On a budget in Queenstown?

If you have money to spare while traveling through Queenstown, it is an incredible place for anyone who knows how to have a good time. From outdoor adventure to funky bars and restaurants, it really has it all. Having said that, being a poor wanderer like myself in this city was not so bad. In fact, it was wonderful. I made the most of my time here despite being broke. If you're on a budget here's some recommendations;

Free Fun In Queenstown

Queenstown Gardens and Frisbee/Disc Golf - There is an 18 hole course in the Gardens which offers fantastic views over the lake. The gardens themselves are beautiful and it's worth going to visit the huge plaque in memorial of the brave explorer, Robert Falcon Scott, who died of starvation and hypothermia while exploring the Antarctic regions in 1912. 

Sit by the Lakefront - Grab a coffee, sit on the stone wall in front of the lake and marvel at the sight in front of you. No matter what the season, this view could never be anything but jaw-dropping. Grab some bread and feed the ducks, enjoy the buskers, admire the slackliners, watch the paragliders doing swirls in the sky. There's also some interesting landmarks like the one below. And of course If you enjoy people watching, there will no doubt be plenty of characters to feast your eyes on. 

Icehockey - In winter there is a local league. Go to the stadium at the back of the gardens to enjoy great team spirit and atmosphere. I was really taken aback at the skill of some of the players. Great watching!

Walk - There are endless walks in Queenstown. Each one as lovely as the next. Some of my favourites include Sunshine Bay, the Gondola walk (watch the zipliners as you do it), the walk to Frankton along the lake and Queenstown Hill. They each make for amazing photo opportunities and clean, fresh air in the lungs.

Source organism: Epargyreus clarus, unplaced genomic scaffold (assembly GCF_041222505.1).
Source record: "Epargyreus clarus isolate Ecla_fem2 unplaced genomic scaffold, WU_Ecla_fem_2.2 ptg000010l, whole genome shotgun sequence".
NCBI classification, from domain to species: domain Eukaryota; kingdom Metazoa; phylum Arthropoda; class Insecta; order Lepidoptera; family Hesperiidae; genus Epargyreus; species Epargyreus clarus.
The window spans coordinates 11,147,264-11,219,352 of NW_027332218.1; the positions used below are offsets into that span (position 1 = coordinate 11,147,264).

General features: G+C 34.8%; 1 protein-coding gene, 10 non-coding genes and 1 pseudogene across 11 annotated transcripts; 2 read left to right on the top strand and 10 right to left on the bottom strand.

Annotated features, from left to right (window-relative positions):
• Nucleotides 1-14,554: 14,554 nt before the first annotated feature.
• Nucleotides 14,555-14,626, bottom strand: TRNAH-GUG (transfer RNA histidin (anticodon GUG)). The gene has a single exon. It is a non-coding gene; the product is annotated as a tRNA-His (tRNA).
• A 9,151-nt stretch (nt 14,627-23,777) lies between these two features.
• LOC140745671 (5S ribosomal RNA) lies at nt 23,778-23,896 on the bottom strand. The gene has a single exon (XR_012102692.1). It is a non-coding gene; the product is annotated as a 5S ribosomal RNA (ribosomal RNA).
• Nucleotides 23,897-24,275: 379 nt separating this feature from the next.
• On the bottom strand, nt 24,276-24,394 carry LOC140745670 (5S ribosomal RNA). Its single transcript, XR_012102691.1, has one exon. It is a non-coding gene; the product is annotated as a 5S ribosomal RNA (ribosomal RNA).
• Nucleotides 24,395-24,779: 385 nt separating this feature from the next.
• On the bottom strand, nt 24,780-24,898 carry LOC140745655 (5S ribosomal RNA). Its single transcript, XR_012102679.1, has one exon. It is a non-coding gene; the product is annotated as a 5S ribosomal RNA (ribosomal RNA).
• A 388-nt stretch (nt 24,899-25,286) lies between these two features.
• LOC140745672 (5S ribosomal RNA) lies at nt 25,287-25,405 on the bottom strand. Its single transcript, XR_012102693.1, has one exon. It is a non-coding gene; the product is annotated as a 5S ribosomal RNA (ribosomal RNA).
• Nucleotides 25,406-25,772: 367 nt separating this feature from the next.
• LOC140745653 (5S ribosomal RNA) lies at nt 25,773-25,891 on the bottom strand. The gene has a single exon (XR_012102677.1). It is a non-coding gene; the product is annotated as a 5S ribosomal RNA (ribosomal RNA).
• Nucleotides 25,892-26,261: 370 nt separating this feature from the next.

Visit Lord of the Rings Filming Locations - There are plenty of these scattered all around Queenstown. In the AA road atlas map you'll find ring symbols scattered everywhere directing you where to go. A lot easier on wheels than on foot! Great fun for all those LOTR fans!

Watch bunjee jumpers at Kawarau Bridge - I was lucky enough to work at a function at AJ Hackett Bunjee one day. Unfortunately being out of pocket meant I couldn't jump myself but I had great fun watching! This bridge was originally the only road into Queenstown and has been described as a 'model structure in both design and workmanship'. The area has a lot of interesting history. Worth a visit! 

Good Value Food, Bevs and Dancing

Searle Lane - Cheap drinks, Live games on their big screen TV, great dancing after 11.30pm, pool table, VERY good-looking staff. Need I say more? Become a member which is free and you'll get at least 5 free drinks a week. GRAND!

Cowboys - 10 dollar MASSIVE pints, free pizza and nibbles without request, huge cosy fire and a mechanical bull. I chose here as a day time, 'lets go for one' kind of bar. Beware of potential night-time activities that can occur here; namely drinking 15 cheap tequila shots and getting flung off the bull, as has happened to friends. I wont go into detail. 


Barnesy in Cowboys
1876 - 4 Dollar drinks. A favourite amongst us young folk without a parade of backpackers. Trendy vibe and relaxed atmosphere. 

Brazz - 10 dollar all day, full breakfast. So, so worth it! Delicious coffee too.

Cookietime - Delicious delicious delicious half-price cookies from 5-6pm. Their hot chocolate is also wonderful! 

 So there you have it my friends - how to have a great time in Queenstown on an extreme budget! Enjoy!